Most Recent Articles In People
Latest People Articles
- Five Minutes With Brandon Flowers
- Jaime King Reacts to Kanye’s Taylor Swift Diss
- Russian Dressing: Edward Gibbon on Creating the Look of ‘War and Peace’
More Articles By
The Estée Lauder Cos. Inc.’s Karyn Khoury told a room full of industry executives at last week’s Women in Beauty Series at the Cosmetics Executive Women gathering that consumer insight was critical to the fragrance business during tough times.
This story first appeared in the March 13, 2009 issue of WWD. Subscribe Today.
“We know we are dealing with a consumer who feels besieged and who is feeling very unsure of her future so we have to send signals of value to the consumer — even in the luxury sector,” the senior vice president of corporate fragrance development worldwide for the Estée Lauder Cos. told a group of 400 people gathered at New York’s Harmonie Club, during a discussion with WWD Beauty Biz editor Jenny B. Fine. “Every single aspect of the fragrance experience needs to make her feel fantastic because you are competing with every other consumer category ”
Khoury said the current economic climate presents an opportunity to take brands to new heights, and pointed to Lauder’s launch of Sensuous — the company’s most successful debut since the introduction of Estée Lauder Pleasures in 1995 — as an exception to the self-denial rule during these tightfisted times. “We went far beyond reassuring consumers’ emotional connection and actually did subconscious research to connect Estée Lauder to consumer on a new platform,” said Khoury, who told the audience successful fragrance creation is a mixture of business analysis, science and magic. “The science of consumer insight, trying to get in the customer’s head and predict what she’s going to want and what’s relevant to her is critical.”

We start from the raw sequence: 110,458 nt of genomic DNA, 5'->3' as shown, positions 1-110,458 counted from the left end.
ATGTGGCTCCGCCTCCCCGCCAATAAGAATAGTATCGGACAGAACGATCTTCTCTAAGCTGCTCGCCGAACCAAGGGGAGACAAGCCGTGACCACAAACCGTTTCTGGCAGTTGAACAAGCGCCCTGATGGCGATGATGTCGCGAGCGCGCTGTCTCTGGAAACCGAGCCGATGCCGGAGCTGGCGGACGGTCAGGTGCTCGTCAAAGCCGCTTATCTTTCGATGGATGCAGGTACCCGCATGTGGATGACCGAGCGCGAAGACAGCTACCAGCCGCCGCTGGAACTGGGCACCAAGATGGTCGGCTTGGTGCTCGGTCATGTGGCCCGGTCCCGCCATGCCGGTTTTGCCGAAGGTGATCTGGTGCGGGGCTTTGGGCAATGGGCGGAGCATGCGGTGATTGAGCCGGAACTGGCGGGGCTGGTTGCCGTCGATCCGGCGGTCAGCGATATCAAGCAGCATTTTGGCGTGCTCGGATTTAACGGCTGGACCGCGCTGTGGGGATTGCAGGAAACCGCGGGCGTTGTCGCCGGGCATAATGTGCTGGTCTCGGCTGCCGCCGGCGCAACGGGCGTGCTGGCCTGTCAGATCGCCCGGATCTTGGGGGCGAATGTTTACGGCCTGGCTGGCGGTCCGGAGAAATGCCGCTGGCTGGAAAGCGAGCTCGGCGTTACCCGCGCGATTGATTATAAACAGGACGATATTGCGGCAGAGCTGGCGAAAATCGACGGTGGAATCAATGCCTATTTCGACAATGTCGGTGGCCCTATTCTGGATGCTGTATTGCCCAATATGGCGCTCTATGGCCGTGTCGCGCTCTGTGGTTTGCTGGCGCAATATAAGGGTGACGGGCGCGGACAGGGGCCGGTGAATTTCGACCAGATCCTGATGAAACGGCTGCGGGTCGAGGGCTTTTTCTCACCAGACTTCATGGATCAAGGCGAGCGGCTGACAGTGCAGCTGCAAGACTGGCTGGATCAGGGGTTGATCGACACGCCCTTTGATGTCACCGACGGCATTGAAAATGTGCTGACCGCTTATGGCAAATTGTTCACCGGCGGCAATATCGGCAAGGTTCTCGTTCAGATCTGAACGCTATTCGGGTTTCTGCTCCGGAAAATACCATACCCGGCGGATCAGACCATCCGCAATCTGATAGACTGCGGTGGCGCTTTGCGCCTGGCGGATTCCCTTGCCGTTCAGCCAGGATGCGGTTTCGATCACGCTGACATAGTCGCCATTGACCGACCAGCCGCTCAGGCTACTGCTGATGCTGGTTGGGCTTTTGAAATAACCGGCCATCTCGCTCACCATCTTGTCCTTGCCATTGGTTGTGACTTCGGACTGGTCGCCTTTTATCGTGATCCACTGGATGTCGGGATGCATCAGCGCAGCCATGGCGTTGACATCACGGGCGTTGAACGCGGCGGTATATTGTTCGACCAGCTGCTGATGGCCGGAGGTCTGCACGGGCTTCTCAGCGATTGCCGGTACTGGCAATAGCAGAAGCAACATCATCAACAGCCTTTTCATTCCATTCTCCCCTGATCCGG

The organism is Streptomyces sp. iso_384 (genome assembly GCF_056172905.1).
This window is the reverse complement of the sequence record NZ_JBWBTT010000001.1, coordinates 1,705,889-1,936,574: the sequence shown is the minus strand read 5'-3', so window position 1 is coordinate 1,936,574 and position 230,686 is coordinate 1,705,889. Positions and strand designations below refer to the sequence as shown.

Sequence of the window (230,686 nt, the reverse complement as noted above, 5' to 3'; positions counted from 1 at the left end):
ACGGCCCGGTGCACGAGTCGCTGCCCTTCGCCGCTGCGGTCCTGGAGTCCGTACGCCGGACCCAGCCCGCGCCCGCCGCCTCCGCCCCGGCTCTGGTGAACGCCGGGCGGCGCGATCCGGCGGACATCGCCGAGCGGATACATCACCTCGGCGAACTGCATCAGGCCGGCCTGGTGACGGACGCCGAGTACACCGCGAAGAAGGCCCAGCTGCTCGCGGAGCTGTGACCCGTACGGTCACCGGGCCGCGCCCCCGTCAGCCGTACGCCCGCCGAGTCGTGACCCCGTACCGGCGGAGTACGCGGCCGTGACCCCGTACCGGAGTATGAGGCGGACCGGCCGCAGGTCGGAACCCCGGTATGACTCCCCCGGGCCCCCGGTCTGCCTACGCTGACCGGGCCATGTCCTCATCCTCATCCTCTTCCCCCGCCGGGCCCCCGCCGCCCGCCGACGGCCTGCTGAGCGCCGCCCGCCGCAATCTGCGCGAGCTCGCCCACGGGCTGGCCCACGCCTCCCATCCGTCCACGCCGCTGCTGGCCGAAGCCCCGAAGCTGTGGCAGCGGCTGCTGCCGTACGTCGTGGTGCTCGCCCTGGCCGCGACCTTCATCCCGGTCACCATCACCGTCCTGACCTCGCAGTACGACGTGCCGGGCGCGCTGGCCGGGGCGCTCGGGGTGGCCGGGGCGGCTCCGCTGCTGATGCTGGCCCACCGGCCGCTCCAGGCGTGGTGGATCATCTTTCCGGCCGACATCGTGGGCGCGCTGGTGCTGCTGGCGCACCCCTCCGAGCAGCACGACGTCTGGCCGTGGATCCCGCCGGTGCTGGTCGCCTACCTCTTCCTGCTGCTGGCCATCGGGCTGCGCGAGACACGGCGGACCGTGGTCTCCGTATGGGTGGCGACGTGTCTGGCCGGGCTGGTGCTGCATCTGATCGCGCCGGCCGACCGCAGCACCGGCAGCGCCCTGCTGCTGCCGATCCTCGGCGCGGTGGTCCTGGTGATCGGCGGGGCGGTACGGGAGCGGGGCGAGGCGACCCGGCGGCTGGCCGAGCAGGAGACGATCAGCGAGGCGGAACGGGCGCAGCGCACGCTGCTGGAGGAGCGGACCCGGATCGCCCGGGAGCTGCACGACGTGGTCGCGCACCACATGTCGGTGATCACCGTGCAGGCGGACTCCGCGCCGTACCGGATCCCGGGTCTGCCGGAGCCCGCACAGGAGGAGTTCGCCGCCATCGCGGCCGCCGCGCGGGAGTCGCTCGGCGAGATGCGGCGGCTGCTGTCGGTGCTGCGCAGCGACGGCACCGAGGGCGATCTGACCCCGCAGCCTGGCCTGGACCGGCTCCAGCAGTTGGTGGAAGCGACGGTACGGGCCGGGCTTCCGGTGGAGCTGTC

The 27-year Lauder veteran, who manages seven brands for the company, advised those in attendance to immerse themselves in their customers’ culture to better serve them. “You have to make them feel that you are coming from the same place because you are dealing with an emotional product,” she said. Citing art and travel as constant sources of inspiration and fresh perspective, Khoury said the current market is ripe for stimulation and surprises.
For those in the audience looking for some final words of wisdom, Khoury had this to say: “Consumers sense falseness, so know who you are, know what’s important to the consumer and answer it in a way that makes sense to you and the brand.”